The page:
The ‘Steelmen’ on the very first recordings were actually Decca studio session musicians, and Rock With The Caveman featured Ronnie Scott on tenor sax, Major Holley on slap bass, Benny Green on sax, Dave Lee on piano, Kirk Dunning on drums and Bert Weedon on guitar. The eventual line-up of the ‘Steelmen’ was put together by agent Ian Bevan, Kennedy and Parnes. They were Dennis Price on piano, bassist Alan Weighell, drummer Leo Pollini and Alan Stuart on tenor sax. This collective would support Tommy on record, film and stage until 1959.
John Kennedy believed that Steele could be Britain’s answer to Elvis Presley. What kind of relationship did Tommy have with The King?
There has often been talk of a rivalry existing between Tommy and Elvis. In Scandinavia, fights would break out among fans over whose recordings would go on the jukebox! In a 1957-58 Scandinavian poll, Tommy came out above Elvis in the popularity stakes. In terms of recording success, there is no doubt that Elvis topped Tommy, though.
Whether or not, as it has been suggested, Elvis flew to London in 1958 and Tommy showed him around will, I feel, forever be a closely guarded secret. However, he certainly met Elvis in 1971, when Tommy was performing at Caesars Palace in Las Vegas. Tommy remembers: “We spent 10 cokes and four hamburgers talking about Roy Orbison. We both agreed that he was the greatest rock singer in the world.”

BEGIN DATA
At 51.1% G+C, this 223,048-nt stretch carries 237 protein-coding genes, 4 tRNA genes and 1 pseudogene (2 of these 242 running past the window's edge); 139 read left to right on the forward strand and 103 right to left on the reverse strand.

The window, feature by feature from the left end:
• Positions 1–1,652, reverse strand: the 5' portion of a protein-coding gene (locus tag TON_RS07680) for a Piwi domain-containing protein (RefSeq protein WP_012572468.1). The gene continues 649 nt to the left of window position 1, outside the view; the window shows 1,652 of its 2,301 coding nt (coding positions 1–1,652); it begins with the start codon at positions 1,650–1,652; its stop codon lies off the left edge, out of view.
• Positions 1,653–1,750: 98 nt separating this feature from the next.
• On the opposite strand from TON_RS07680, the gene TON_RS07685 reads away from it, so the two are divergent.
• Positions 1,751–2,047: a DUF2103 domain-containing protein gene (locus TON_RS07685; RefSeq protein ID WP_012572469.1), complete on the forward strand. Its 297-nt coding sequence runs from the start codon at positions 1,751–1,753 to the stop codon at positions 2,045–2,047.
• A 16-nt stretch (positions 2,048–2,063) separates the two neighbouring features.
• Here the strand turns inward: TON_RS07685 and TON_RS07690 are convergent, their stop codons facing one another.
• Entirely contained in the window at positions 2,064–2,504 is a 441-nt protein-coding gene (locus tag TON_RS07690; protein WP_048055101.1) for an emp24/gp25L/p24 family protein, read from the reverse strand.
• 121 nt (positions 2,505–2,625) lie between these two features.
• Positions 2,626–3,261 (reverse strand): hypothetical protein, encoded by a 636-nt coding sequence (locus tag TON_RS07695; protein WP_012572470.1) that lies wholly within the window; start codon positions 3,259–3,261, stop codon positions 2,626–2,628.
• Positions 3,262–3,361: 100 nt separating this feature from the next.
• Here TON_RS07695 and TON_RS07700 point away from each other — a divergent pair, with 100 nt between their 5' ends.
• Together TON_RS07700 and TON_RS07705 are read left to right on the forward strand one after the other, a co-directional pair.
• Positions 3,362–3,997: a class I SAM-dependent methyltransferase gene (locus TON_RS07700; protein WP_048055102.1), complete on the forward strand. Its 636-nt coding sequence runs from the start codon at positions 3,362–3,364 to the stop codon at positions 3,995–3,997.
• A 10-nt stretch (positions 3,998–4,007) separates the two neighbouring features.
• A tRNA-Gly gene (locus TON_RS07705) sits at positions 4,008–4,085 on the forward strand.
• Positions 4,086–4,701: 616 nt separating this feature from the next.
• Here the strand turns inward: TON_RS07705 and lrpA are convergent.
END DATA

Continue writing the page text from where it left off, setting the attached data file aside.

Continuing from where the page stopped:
In 1957, Tommy shared a four-week tour with Freddie Bell, who had a US hit with Hound Dog, which was also part of Tommy’s act. The pair played poker against each other for the right to sing the number on stage.
Rock With The Caveman, Rock Around The Town, Grandad’s Rock, Doomsday Rock, Elevator Rock, Rebel Rock – there seems to be a lot of rockin’ going on in Tommy’s early songs…
These ‘rock’ songs were certainly intended to set him apart from other chart acts at the time. Tommy was a rocker and set out to make it known. Many of these tracks were written with Mike Pratt and Lionel Bart for The Tommy Steele Story, something Tommy jokingly subtitled: “From the Cradle to the Shave”. The studio wanted a British rock music movie and, filmed less than six months after he first signed a professional contract, they came up with as many rocking titles for it as they could.
Just how significant was Singing The Blues to Tommy’s career?
Tommy’s take on Singing The Blues was recorded in November 1956 and released the next month. It reached No.1 for a week in January 1957, a stint bookended by Guy Mitchell’s original. Years later, Mitchell said he liked Tommy’s rendition, but admitted he was annoyed that Decca had “stolen the arrangement note for note”. A rumour surrounding Tommy’s recording is that a studio tea lady provided the whistle. It was actually Mike Sammes whistling through a piece of Bronco toilet paper!
Why do you think Tommy turned his back on rock’n’roll?
I believe Tommy realised there was more longevity in light entertainment. While working with Walt Disney, the US film producer told Tommy to “play for the children and the adults” – it was an approach that served him well. While many remember him as an all-rounder, Tommy was certainly Britain’s first rock’n’roll star and paved the way for many artists who followed.